Monogastric animals do not secrete enzymes that digest the complex carbohydrates (β 1,4 linkages; e.g., nonstarch polysaccharides [NSP], glucans, cellulose) that are components of plant fiber (e.g., wheat, barley) and are acted upon by hindgut microbes to yield volatile fatty acids (VFAs). High levels of NSP and glucans in a monogastric diet can cause viscous digesta and can interfere with digestion processes leading to malabsorption. In poultry, high-NSP-containing diets (e.g., barley, rye) can produce wet litter, dirty eggs, and diarrhea.

    Carbohydrate Digestion in Ruminants

    Carbohydrate digestion in ruminant animals is through microbial fermentation in the rumen. Dietary carbohydrates are degraded (fermented) by rumen microbes (bacteria, fungi, protozoa). The purpose of rumen fermentation is to produce energy as ATP for the bacteria to use for protein synthesis and their own growth. VFAs, also known as short-chain fatty acids (shown below), are produced as a product of rumen fermentation and are absorbed through the rumen wall and are utilized by the animal as an energy source.

    Major Volatile Fatty Acids Produced in the Rumen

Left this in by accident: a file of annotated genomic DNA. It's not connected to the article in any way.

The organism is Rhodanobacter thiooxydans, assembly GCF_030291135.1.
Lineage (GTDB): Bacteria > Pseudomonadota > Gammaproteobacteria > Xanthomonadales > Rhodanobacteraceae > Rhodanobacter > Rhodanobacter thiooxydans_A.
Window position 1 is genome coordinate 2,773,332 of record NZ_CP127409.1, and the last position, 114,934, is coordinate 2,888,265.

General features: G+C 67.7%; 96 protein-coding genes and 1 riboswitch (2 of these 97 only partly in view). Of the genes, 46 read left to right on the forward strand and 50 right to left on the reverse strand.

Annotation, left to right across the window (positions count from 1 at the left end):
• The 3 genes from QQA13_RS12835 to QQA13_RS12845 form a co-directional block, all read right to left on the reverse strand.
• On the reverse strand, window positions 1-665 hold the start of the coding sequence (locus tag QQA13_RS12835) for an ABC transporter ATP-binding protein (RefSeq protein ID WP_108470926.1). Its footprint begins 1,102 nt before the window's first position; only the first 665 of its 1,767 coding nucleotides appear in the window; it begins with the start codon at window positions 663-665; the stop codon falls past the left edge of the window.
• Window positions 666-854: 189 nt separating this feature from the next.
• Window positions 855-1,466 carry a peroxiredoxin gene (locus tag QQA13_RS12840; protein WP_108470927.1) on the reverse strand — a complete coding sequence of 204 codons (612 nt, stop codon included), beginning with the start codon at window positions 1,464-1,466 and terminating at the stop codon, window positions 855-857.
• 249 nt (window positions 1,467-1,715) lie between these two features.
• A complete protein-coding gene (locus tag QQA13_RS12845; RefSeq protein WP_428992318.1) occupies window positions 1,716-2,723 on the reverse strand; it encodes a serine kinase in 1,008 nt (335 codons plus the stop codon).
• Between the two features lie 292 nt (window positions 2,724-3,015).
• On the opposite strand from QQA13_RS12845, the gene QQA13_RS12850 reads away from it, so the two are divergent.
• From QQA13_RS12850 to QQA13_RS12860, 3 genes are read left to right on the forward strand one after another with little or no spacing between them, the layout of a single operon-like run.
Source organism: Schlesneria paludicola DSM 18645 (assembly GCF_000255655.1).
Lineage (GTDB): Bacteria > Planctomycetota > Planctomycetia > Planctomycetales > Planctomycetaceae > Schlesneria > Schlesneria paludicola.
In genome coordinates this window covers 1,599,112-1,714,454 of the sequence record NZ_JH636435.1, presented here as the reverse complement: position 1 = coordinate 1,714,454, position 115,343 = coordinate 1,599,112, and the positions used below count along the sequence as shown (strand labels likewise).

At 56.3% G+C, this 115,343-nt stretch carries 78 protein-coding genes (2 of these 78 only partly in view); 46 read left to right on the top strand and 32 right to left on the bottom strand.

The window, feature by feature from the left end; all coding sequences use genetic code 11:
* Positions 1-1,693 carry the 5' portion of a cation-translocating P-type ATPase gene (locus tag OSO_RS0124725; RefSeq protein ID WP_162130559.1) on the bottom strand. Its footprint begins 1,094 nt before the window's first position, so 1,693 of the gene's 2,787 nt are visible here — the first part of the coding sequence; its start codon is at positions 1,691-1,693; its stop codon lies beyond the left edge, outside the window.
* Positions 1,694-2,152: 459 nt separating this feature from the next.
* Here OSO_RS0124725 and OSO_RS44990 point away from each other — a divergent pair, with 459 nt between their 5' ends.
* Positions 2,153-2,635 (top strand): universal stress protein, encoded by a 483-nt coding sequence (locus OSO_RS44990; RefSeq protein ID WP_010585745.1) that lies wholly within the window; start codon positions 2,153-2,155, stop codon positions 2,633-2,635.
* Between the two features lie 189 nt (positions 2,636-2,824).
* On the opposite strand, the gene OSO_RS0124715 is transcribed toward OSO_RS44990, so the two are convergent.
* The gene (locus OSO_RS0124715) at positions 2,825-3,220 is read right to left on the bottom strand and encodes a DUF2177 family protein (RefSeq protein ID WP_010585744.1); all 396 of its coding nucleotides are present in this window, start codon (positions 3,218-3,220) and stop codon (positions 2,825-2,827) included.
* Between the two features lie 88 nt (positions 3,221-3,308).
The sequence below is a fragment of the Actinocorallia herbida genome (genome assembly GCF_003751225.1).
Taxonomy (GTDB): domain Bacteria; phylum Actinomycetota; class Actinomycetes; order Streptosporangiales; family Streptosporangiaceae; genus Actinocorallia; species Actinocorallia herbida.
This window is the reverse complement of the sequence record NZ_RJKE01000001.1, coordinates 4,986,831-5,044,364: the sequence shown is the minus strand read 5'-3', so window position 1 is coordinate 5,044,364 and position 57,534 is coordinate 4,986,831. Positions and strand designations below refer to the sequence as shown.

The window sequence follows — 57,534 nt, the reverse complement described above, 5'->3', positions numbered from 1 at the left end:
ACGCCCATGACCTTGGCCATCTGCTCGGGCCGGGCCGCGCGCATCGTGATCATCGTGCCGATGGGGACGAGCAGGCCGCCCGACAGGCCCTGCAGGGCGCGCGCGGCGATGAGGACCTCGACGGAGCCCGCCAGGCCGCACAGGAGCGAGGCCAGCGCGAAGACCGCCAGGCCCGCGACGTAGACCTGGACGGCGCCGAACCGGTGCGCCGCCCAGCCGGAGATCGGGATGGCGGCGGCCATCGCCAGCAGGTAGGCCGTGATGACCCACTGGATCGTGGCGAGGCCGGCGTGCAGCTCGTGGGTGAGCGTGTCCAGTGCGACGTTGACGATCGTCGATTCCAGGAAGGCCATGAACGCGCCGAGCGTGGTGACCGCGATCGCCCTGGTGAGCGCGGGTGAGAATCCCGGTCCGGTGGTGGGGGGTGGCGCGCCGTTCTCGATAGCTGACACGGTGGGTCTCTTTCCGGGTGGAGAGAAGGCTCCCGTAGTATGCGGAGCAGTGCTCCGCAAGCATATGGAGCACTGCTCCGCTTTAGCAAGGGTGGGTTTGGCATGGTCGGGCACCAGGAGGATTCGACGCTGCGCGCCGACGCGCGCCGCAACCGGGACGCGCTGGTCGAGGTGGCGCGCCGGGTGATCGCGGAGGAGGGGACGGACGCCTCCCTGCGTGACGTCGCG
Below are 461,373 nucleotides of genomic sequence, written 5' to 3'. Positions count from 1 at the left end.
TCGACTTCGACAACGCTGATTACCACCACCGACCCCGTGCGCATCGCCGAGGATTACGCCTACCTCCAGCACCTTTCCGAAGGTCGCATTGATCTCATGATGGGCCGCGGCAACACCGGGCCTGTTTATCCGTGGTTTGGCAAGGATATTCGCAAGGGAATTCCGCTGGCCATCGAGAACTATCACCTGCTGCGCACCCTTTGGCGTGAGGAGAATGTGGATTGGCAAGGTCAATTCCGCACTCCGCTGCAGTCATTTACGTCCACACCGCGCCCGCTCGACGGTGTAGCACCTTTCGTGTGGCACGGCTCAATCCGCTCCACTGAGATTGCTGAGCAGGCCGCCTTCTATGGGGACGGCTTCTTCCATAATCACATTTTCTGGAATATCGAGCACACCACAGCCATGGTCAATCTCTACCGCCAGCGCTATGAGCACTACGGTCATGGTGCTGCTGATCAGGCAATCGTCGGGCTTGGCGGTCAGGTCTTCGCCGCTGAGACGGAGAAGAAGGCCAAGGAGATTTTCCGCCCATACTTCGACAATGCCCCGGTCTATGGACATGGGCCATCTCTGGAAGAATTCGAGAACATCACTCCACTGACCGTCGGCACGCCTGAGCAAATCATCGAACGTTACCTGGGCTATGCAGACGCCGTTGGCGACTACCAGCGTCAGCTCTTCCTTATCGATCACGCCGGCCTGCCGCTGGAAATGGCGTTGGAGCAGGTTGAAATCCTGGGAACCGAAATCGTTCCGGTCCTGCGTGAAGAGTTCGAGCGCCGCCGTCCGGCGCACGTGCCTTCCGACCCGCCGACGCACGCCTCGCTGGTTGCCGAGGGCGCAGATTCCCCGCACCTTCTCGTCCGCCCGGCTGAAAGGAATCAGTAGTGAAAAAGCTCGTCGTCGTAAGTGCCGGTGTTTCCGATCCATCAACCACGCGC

• Acetic acid
    • Propionic acid
    • Butyric acid

    The three major VFAs are acetic (C2), propionic (C3), and butyric acid (C4; shown below).


    The end products of digestion in ruminants are volatile fatty acids and some monosaccharides.

    In young ruminants, rumen and the reticulum are not fully developed and are relatively small. The reticular/esophageal groove reflex, a tube-like fold of tissue, channels milk or water that is sucked from a nipple directly through the omasum to the abomasum. This is a reflex, stimulated by sucking. When the animal is weaned, it normally loses this reflex. Solid food, such as creep feed, passes into the small rumen and fermentation starts. The neonatal ruminant animal has no ruminal bacterial population but from birth, it starts to pick up bacteria from the mother and environment, particularly through contact. Solid food is then fermented forming VFAs, which stimulate the growth and development of the rumen, particularly the growth of the papillae for absorption.

    All the digested and absorbed monosaccharides and volatile fatty acids enter into the liver.

    The end products of rumen fermentation are microbial cell masses, or microbial protein-synthesized VFA, and gases such as carbon dioxide, methane, hydrogen, and hydrogen sulfide. The products of fermentation will vary with the relative composition of the rumen microflora. The microbial population also depends on the diet, since this changes the substrates for fermentation and subsequently the products of fermentation. For example, starch is the major dietary constituent in concentrate-fed ruminants (e.g., feedlot cattle). The rumen of such animals will have higher amylolytic bacteria than cellulolytic bacteria present in the rumen of roughage- and pasture-fed animals. Factors such as the forage:concentrate ratio, the physical form of the diet (ground vs. pelleted), feed additives, and animal species can affect the rumen fermentation process and VFA production.